Honeybees the world over are susceptible to the bacterial disease called "foulbrood", which can wipe out a hive faster than beekeepers can react to the infection. In the U.S., beekeepers have kept the disease at bay with regular preventive applications of the antibiotic oxytetracycline. Given what we now know about bacterial resistance, it seems reasonable to expect that honeybees carry bacteria with a plethora of antibiotic resistance genes.
A study in mBio this week shows that this expectation is correct: using diagnostic PCR and sequencing, the authors show that bacteria in the guts of honeybees are highly resistant to tetracycline, probably as a result of decades of preventive antibiotic use in domesticated hives. Yale researchers identified eight different tetracycline resistance genes among U.S. honeybees that were exposed to the antibiotic.
But here's the kicker: these antibiotic resistance genes were largely absent in bees from countries where such antibiotic use is banned. Countries like New Zealand, Switzerland, and the Czech Republic struggle with the same diseases, but they don't pump prophylactic oxytetracycline into their hives, so bees in those countries don't carry nearly the same diversity or density of resistance genes as U.S. bees do.
"It [resistance] seems to be everywhere in the U.S.," says Nancy Moran of Yale, a senior author on the study. "There's a pattern here, where the U.S. has these genes and the others don't."
Using functional screens for antibiotic resistance and sequence-based assays, Moran and her colleagues screened honeybees from several locations in the United States and from Switzerland, the Czech Republic, and New Zealand as well as several wild bumblebees from the Czech Republic, for the presence and abundance of tetracycline resistance genes. They found that U.S. honeybees have greater numbers and a more diverse set of tetracycline resistance genes - including efflux pump genes (tetB, tetC, tetD, tetH, tetL, and tetY) and ribosome protection genes (tetM and tetW) - than honeybees from the other countries.
Moran says it is reasonable to expect to see widespread resistance among bees, considering the decades-long use of oxytetracycline in honeybee hives. "It seems likely this reflects a history of using oxytetracycline since the 1950s. It's not terribly surprising. It parallels findings in other domestic animals, like chickens and pigs," says Moran.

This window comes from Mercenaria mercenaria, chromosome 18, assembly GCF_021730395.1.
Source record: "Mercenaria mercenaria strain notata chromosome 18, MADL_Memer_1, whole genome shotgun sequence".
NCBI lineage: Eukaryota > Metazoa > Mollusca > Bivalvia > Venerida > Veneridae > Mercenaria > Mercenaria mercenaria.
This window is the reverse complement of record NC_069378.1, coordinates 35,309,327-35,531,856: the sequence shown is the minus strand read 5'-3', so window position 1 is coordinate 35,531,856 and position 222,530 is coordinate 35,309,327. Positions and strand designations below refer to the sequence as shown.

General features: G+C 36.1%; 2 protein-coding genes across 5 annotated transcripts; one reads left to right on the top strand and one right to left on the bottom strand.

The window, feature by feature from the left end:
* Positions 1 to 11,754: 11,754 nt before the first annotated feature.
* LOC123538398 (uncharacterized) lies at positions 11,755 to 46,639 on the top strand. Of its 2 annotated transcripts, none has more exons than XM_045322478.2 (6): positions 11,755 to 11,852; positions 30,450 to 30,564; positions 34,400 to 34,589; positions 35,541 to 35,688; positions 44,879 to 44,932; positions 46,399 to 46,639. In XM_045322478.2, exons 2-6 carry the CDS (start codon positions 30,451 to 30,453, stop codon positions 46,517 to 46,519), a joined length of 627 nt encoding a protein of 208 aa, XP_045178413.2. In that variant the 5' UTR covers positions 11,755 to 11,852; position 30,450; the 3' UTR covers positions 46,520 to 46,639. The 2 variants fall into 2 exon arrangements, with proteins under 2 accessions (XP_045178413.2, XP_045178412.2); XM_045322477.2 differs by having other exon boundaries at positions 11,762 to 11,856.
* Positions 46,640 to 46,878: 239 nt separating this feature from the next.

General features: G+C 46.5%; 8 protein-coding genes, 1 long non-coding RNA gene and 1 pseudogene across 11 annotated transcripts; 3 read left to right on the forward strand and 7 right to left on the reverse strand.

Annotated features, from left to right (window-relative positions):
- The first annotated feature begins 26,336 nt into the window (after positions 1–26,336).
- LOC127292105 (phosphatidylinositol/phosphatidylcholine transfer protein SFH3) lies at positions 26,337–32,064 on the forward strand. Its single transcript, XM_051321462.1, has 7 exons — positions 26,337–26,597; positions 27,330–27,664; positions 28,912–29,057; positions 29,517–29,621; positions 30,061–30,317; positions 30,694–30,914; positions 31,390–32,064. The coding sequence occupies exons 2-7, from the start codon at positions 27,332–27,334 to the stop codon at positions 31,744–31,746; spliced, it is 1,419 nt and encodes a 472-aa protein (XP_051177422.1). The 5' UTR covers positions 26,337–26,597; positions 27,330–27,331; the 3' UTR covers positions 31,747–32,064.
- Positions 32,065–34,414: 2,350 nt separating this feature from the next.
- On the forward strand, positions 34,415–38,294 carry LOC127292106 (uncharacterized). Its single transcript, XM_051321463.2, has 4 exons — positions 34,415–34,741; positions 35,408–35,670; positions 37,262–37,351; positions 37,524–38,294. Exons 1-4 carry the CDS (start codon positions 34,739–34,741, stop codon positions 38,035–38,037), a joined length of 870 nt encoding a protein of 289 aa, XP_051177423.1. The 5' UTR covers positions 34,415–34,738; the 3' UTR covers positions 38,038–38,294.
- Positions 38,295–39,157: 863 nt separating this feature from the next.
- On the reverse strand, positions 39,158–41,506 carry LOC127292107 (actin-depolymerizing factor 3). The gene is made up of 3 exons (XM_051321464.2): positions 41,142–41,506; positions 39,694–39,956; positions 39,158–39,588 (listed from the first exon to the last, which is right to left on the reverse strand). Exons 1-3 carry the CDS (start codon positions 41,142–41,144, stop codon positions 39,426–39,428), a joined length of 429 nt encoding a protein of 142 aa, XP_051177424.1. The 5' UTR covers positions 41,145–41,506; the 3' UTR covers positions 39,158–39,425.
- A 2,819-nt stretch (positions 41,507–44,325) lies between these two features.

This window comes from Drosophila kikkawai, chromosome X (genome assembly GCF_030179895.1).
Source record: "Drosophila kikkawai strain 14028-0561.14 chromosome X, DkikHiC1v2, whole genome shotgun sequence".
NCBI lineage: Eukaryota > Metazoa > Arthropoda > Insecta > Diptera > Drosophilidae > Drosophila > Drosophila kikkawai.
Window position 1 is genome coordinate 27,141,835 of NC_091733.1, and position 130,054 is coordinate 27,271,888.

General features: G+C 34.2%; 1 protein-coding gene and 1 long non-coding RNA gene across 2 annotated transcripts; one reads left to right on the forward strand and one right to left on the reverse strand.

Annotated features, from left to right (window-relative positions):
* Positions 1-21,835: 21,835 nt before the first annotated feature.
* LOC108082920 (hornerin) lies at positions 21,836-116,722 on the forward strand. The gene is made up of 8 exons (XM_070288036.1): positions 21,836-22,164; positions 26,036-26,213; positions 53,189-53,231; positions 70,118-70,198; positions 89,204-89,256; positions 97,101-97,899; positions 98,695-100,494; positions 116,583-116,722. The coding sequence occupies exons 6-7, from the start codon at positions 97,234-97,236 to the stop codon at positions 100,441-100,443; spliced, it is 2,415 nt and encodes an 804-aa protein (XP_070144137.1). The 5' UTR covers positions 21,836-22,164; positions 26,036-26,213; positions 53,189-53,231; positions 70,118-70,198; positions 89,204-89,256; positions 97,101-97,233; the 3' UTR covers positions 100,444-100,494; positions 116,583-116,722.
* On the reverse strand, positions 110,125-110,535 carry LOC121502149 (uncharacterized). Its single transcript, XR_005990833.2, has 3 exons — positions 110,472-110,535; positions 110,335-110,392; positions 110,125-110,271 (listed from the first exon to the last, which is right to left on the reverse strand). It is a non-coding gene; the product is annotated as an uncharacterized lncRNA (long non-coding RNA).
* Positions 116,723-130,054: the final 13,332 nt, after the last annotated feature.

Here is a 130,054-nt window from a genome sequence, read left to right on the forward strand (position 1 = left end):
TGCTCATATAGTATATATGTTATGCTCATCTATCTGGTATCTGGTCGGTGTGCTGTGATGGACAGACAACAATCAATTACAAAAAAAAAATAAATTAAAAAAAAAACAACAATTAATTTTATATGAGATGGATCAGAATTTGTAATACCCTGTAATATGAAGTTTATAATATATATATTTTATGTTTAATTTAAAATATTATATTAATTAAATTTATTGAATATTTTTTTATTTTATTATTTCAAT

Moran notes that beekeepers have long used oxytetracycline to control the bacterium that causes foulbrood, but the pathogen eventually acquired resistance to tetracycline itself. Of the foulbrood pathogens Melissococcus pluton and Paenibacillus larvae, Moran says, "They carry tetL, which is one of the eight resistance genes we found. It's possible that the gene was transferred either from the gut bacteria to the pathogen or from the pathogen to the gut bacteria."
Switzerland, the Czech Republic, and New Zealand do not allow beekeepers to use oxytetracycline in hives, so it is perhaps predictable that honeybees and wild bumblebees from these countries harbored only two or three different resistance genes and only in very low copy numbers, suggesting that the bacteria did not require the genes very frequently.
The authors of the study point out that by encouraging resistance and altering the bacteria that live in honeybee guts, decades of antibiotic applications may have actually been detrimental to honeybee wellbeing. Studies have suggested that the bacterial residents of the honeybee gut play beneficial roles in neutralizing toxins in the bees' diet, nutrition, and in defending the bee against pathogens. By disrupting the honeybee microbiota and reducing its diversity, long-term antibiotic use could weaken honeybee resistance to other diseases. Hence, the treatment that was meant to prevent disease and strengthen the hive may actually weaken its ability to fight off other pathogens.
Moran says while the study is interesting from the perspective of honeybee health and could have implications for how honeybee diseases are managed, the presence of resistance genes in the honeybee gut doesn't pose a direct risk to humans. These gut bacteria, says Moran, "don't actually live in the honey, they live in the bee. We've never actually detected them in the honey. When people are eating honey, they're not eating these bacteria."